Functional MRI and delay discounting in patients infected with hepatitis C

Holly McCready, Milky Kohno, Michael Kolessar, Laura Dennis, Daniel Kriz, Hannah Luber, Renee Anderson, Michael Chang, Anna Sasaki, Kenneth Flora, Arthur Vandenbark, Suzanne H. Mitchell, Jennifer M. Loftis, William F. Hoffman, Marilyn Huckans

Research output: Contribution to journalArticlepeer-review

2 Scopus citations


Hepatitis C virus-infected (HCV+) adults evidence increased rates of psychiatric and cognitive difficulties. This is the first study to use functional magnetic resonance imaging (fMRI) to examine brain activation in untreated HCV+ adults. To determine whether, relative to non-infected controls (CTLs), HCV+ adults exhibit differences in brain activation during a delay discounting task (DDT), a measure of one’s tendency to choose smaller immediate rewards over larger delayed rewards—one aspect of impulsivity. Twenty adults with HCV and 26 CTLs completed an fMRI protocol during the DDT. Mixed effects regression analyses of hard versus easy trials of the DDT showed that, compared with CTLs, the HCV+ group exhibited less activation in the left lateral occipital gyrus, precuneus, and superior frontal gyrus. There were also significant interactive effects for hard–easy contrasts in the bilateral medial frontal gyrus, left insula, left precuneus, left inferior parietal lobule, and right temporal occipital gyrus; the CTL group evidenced a positive relationship between impulsivity and activation, while the HCV+ group exhibited a negative relationship. Within the HCV+ group, those with high viral load chose immediate rewards more often than those with low viral load, regardless of choice difficulty; those with low viral load chose immediate rewards more often on hard choices relative to easy choices. Results show that HCV+ patients exhibit greater impulsive behavior when presented with difficult choices, and impulsivity is negatively related to activation in regions important for cognitive control. Thus, interventions that decrease impulsive choice may be warranted with some HCV+ patients.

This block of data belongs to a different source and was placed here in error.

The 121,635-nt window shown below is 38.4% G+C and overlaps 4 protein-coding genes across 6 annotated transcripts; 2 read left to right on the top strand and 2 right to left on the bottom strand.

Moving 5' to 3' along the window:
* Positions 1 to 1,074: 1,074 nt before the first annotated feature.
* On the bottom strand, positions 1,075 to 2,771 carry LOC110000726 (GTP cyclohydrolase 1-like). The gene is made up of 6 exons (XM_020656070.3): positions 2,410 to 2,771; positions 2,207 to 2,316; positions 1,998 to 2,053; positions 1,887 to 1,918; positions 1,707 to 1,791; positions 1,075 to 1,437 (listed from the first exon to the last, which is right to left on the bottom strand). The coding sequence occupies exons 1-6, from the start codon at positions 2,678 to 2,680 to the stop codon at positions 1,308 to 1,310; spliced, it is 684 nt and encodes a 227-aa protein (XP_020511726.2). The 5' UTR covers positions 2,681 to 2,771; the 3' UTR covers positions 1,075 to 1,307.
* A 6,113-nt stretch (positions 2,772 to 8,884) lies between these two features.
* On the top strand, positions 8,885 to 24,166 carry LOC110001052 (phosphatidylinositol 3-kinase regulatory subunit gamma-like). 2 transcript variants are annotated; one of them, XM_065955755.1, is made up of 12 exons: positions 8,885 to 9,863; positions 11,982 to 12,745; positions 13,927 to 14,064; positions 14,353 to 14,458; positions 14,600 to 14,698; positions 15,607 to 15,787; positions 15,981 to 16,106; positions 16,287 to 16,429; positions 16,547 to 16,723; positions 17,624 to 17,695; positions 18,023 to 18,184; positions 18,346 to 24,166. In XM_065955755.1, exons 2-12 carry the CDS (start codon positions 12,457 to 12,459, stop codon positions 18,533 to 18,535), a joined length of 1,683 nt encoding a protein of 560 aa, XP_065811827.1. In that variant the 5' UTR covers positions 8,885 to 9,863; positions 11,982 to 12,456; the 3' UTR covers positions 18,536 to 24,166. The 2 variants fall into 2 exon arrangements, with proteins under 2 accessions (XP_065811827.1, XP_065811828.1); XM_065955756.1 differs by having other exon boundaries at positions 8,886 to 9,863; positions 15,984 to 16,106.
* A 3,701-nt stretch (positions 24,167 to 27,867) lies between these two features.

Original languageEnglish (US)
Pages (from-to)738-751
Number of pages14
JournalJournal of neurovirology
Issue number6
StatePublished - Dec 1 2018


  • Cognition
  • Delay discounting
  • Hepatitis
  • Impulsivity
  • Neuroimaging
  • fMRI

ASJC Scopus subject areas

  • Neurology
  • Clinical Neurology
  • Cellular and Molecular Neuroscience
  • Virology


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